IT'S 5 p.m. Across the country millions of wives are rushing home from work with an age-old question on their minds: ``What'll I fix for dinner?'' At the same hour, millions of husbands are walking through the door with a similar - but vastly different - question on their lips: ``What's for dinner, Hon?''
For an overwhelming majority of two-income families, it is still the husband's privilege to ask that question - and the wife's responsibility to answer it.
A recent New York Times poll reports that 85 percent of working wives do almost all the cooking. A similar survey by Working Mother magazine puts the figure at 77 percent.
A generation after the women's movement began seeking equal opportunity in the workplace, no one has yet found a way to ensure equal responsibility in the home.
To be fair, there has been progress.
If these surveys were tabulated by age groups, they would certainly show that young men whose wives work are far more likely to cook - or at least help - than their fathers, whose culinary skills may center on such ``macho'' tasks as carving the Thanksgiving turkey or grilling the Fourth of July steaks.
Still, even ``progressive'' husbands can be guilty of backsliding. Jeanne Deschamps Stanton, a member of the faculty at the Simmons Graduate School of Management, has interviewed hundreds of professional women on the subject of family and career. She finds that even when young couples share cooking and cleaning duties in the early years of marriage, the ``sharing system'' begins to fall apart once children arrive and the amount of cooking and cleaning increases.
Women in their 30s and 40s who interrupt their careers for children also report that husbands who were once ``liberal minded'' often become unwilling to reorient themselves to domestic duties when the wife returns to work.
``Currently many men have, to some degree, a liberal attitude about women and careers,'' Mrs. Stanton explains in her new book, ``Being All Things'' (Doubleday, $16.95). ``And because women married to these men tend to take their husbands' liberal attitude at face value, the majority of working women married to liberal husbands are in trouble. `Go ahead, have a career,' these husbands will say. `You're smart, you're capable.'''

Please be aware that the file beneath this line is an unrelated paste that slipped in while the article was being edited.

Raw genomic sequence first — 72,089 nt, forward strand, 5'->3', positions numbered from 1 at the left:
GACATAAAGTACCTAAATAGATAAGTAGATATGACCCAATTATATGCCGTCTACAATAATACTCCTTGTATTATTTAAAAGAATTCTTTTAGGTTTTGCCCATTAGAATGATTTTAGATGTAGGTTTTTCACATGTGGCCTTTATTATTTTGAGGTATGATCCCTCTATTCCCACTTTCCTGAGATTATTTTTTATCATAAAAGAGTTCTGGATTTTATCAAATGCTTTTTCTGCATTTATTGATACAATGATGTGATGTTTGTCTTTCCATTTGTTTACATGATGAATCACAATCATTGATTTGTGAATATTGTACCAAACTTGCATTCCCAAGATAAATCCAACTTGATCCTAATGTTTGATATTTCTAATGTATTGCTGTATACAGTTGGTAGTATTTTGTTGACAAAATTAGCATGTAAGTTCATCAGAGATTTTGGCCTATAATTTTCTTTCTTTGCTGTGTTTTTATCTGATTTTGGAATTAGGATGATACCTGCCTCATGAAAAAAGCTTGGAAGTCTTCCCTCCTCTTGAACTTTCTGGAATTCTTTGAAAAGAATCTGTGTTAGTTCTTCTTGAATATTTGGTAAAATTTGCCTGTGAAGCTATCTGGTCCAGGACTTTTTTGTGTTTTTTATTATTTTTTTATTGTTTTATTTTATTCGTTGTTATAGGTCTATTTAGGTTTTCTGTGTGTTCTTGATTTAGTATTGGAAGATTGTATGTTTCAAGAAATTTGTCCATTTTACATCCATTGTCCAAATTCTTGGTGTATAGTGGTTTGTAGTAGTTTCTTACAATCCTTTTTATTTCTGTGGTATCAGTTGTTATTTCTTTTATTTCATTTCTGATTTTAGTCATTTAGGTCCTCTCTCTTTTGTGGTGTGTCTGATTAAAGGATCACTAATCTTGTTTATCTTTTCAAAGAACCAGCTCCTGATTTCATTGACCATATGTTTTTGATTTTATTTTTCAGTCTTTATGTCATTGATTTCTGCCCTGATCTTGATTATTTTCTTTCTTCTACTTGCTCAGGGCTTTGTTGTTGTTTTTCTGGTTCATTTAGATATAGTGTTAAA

But, she continues, ``the cost of a working wife is, for most husbands, too high, and in practice they will not give her any kind of meaningful support at home. So women are left with their traditional duties as well as their new professional ones, and the burden of both is, for many, too much to bear.''
That burden is not made easier by subtle but powerful social messages that work against egalitarian relationships.
In TV commercials, for instance, who still serves up most of the rice or the cereal? Right - Mom, not Dad. The closest thing to a role reversal appears in an ad for Mrs. Smith's Pie in Minutes, when a slightly bewildered-looking husband zaps a frozen cherry pie in the microwave for his wife's birthday.
Traditional roles are further reinforced by commercials that define the kitchen as female territory. One ad features a woman boasting about ``my new dishwasher.'' Another shows a woman using a cleaning product while a male voiceover refers to ``her stovetop.''
Comics and movies send other confusing signals. From the lazy househusband in the comic strip ``Adam'' to the klutzy stay-at-home dad in the movie ``Mr. Mom,'' the unstated message is the same: It is easier for a woman with an attach'e case to succeed in the office than it is for a man with an apron to function in the kitchen. Even the enormously popular ``Three Men and a Baby'' doesn't present a convincing case for male domesticity. These guys specialize in nurturing, not nutrition.
Other obstacles to domestic equality are logistical. Cooking dinner together may sound chummy, but many kitchens will accommodate only one cook at a time.
A few designers specialize in planning dual-career kitchens, complete with his-and-her work stations and twin sinks. Yet most homes do not have the space - nor most homeowners the budgets - for a redesign.
And so for now, 4 out of 5 working wives will undoubtedly continue their solo performances in front of the stove, microwave, and sink.
Alternatives do exist, of course - for a price. The market in prepared foods is booming. And frozen dinners, pizza, and takeout Chinese food have become staples on many dinner tables.
Residents of Minneapolis can also call The Order Inn, a new gourmet delivery service. Within 20 minutes a bow-tied driver with a refrigerated van will appear at the door, offering such specialties as lasagna, prime rib, and white-chocolate, macadamia-nut cheesecake. The experimental service, created by General Mills, is designed for the ``time-short, dollar-rich'' customer.
If all else fails, a wife too weary to cook after a day at work can signal that the kitchen is closed by simply donning a shiny red apron from Bloomingdale's that reads: ``Guess what I made for dinner? Reservations.''